convene a treatment review at least every 30 days involving the adolescent, parent, and treatment team to determine if treatment should continue;
notify HCA within 24 hours of the adolescent's receipt of treatment for the purpose of an independent review of whether treatment is necessary, which must be renewed at least every 45 days thereafter.
If the entity is providing substance use disorder treatment, treatment reviews may only occur if the minor provides written consent to the disclosure of substance use disorder treatment information unless permitted by federal law.
When a mental health professional (MHP) provides mental health treatment but not substance use disorder treatment to an adolescent, the MHP may provide limited mental health treatment information about the adolescent to a parent that consists of:
treatment plan and progress in treatment;
recommended medications, including risks, benefits, side effects, typical efficacy, dose, and schedule;
psychoeducation about the adolescent's mental health;
referrals to community resources;
coaching on parenting or behavioral management strategies; and
crisis prevention planning and safety planning.
The MHP must determine that sharing the information would not be detrimental to the adolescent, and must not proactively provide this information to a parent unless the adolescent states a clear and documented desire to do so, except in instances concerning the imminent health and safety of the youth. An MHP must provide notice to an adolescent about disclosure and give ample time for the adolescent to express concerns to the MHP well in advance of disclosure. The MHP must document objections by the adolescent if the MHP discloses information over the adolescent's objection, and reasons for withholding information if the MHP determines that disclosure of information would be detrimental to the adolescent. The Department of Children, Youth, and Families may share the same information to a person with whom a child is placed in out-of-home care.
Either an adolescent or parent may authorize disclosure of records to a current treatment provider or to a potential treatment provider to facilitate referrals for additional mental health treatment services. The family must make efforts to jointly agree on the release of mental health treatment information, and the provider may refuse if the provider believes that release of information would be detrimental to the minor and documents the reasoning. Treatment records may not be released for the purpose of conversion therapy. Disclosure of substance use disorder records requires the adolescent's written consent, unless permitted by federal law.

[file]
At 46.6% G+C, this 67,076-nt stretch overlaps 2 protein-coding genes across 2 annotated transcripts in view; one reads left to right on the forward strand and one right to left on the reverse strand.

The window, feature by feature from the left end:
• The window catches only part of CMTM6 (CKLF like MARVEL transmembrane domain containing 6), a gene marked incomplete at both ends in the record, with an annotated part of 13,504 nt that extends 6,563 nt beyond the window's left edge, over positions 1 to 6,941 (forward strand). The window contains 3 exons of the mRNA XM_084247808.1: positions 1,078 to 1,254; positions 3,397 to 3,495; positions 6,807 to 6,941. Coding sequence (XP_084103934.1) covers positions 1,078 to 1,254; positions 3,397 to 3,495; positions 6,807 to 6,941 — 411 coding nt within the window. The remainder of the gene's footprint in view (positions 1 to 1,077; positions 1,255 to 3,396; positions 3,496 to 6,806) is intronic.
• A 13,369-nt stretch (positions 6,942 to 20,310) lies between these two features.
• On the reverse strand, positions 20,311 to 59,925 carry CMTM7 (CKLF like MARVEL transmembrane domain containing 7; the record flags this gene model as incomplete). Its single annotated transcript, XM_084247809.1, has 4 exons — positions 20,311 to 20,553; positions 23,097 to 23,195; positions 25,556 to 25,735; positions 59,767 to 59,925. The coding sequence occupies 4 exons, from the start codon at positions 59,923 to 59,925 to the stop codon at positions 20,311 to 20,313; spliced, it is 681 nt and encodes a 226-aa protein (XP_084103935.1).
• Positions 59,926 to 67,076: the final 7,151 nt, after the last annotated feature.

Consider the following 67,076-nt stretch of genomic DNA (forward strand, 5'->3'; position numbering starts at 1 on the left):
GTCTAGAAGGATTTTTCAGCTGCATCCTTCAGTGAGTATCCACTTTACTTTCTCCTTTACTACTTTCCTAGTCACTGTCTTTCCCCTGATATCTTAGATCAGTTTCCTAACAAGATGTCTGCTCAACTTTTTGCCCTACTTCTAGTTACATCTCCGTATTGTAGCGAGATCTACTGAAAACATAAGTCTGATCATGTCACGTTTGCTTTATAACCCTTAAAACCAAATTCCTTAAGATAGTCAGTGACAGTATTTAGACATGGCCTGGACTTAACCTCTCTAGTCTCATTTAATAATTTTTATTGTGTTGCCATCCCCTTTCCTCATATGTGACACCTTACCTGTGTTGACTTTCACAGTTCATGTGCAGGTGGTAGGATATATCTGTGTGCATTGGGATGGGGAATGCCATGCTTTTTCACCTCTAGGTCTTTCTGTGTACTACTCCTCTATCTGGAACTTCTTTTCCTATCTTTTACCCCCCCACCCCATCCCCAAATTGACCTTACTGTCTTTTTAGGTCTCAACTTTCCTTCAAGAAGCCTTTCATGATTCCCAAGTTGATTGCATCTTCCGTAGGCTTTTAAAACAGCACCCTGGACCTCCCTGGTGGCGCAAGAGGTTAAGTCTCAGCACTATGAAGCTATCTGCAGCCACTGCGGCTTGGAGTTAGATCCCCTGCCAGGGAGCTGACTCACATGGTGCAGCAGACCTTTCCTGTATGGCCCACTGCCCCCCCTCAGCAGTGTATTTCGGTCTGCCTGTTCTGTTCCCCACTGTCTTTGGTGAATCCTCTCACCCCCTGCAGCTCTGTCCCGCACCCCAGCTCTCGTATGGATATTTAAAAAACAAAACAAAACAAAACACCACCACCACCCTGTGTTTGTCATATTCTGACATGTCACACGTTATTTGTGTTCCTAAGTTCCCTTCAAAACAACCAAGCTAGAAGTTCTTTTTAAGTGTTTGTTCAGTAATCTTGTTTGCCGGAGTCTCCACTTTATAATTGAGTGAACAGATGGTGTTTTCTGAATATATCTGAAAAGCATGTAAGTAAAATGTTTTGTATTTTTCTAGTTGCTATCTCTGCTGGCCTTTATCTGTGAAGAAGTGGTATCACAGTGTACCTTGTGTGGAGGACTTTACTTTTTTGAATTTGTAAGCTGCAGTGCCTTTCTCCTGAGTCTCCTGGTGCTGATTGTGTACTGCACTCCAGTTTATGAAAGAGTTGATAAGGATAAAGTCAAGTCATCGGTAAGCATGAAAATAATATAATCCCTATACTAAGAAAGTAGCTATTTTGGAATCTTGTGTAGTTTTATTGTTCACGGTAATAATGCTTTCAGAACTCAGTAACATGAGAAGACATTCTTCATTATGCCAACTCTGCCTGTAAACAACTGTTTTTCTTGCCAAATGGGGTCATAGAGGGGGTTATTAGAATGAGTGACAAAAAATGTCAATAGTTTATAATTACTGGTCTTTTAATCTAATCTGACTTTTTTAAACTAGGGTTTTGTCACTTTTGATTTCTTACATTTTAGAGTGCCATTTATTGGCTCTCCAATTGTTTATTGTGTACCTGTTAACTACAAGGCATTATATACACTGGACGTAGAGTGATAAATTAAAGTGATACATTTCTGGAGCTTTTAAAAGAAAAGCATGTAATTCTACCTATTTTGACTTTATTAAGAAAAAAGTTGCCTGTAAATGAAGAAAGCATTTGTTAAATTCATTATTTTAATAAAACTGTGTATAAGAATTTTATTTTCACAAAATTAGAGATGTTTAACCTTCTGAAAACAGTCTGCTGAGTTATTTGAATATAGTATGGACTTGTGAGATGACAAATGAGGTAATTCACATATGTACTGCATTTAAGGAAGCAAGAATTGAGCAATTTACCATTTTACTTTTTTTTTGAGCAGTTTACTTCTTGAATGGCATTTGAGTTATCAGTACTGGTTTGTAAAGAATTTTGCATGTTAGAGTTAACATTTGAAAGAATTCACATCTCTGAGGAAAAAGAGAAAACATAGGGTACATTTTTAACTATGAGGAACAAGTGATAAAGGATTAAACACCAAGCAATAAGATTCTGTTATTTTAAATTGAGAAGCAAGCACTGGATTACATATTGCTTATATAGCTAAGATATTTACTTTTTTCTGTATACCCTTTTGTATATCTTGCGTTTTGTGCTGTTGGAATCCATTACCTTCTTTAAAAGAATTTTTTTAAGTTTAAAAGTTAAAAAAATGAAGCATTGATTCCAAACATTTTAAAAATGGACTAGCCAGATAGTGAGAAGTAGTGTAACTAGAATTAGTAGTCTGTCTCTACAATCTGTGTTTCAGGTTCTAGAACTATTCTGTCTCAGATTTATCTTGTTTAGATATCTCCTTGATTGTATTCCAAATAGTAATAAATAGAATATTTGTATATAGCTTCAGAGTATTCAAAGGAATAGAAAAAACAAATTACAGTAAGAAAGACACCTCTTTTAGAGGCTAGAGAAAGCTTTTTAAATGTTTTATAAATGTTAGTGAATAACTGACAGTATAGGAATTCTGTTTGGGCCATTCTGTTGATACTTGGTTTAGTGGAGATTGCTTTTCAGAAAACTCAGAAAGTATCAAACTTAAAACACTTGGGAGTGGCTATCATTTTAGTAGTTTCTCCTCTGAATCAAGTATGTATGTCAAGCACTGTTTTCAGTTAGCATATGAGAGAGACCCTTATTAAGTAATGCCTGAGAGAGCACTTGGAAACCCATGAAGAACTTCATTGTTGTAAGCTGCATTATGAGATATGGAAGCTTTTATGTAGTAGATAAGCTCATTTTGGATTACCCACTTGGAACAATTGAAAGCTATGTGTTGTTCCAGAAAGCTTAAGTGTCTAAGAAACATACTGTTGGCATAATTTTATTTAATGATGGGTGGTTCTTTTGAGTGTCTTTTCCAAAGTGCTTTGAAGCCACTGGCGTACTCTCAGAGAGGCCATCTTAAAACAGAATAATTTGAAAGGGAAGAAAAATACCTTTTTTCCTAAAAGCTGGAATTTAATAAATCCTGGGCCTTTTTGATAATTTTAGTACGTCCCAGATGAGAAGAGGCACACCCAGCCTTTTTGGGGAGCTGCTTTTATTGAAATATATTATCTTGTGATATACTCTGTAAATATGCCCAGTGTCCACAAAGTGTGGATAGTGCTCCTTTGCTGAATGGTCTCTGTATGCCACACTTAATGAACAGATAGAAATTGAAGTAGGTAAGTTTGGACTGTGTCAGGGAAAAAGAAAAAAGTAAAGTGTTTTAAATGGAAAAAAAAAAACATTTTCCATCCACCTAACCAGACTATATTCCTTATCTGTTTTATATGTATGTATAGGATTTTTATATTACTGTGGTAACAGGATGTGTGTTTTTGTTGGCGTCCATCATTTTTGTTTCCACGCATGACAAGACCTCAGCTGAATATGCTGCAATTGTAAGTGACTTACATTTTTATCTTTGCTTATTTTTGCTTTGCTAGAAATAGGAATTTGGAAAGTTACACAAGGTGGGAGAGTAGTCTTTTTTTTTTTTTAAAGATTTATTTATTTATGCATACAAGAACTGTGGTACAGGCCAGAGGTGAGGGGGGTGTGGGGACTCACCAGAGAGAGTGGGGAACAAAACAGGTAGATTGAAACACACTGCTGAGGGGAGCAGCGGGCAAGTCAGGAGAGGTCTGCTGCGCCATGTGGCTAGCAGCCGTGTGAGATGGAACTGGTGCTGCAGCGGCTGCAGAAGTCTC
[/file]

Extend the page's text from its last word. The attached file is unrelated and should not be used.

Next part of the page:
An MHP is not liable for releasing or not releasing mental health treatment information to a parent based on the MHP's determination of whether release will be detrimental.
Parental notice provisions when an adolescent self-admits to inpatient treatment or gives notice of an intent to leave are limited to the context of an evaluation and treatment facility when the minor is admitted solely for mental health treatment and not for substance use disorder treatment. Parental notification when an adolescent self-admits for substance use disorder treatment may be provided only when the adolescent provides written consent to the disclosure.
A parent is defined, in order of priority, as:
an appointed guardian or legal custodian;
a person authorized by court to consent to medical care for a child in out-of-home placement;
a biological or adoptive parent with legal custody;
and individual to whom the minor's parent has given a signed authorization to make health care decisions for the minor; or
a competent adult acting as a relative.
Adolescent is defined as a minor aged thirteen through seventeen.
This act may be known as the Adolescent Behavioral Health Care Access Act.
Fiscal Note: Not requested.
Creates Committee/Commission/Task Force that includes Legislative members: No.
Effective Date: Ninety days after adjournment of session in which bill is passed.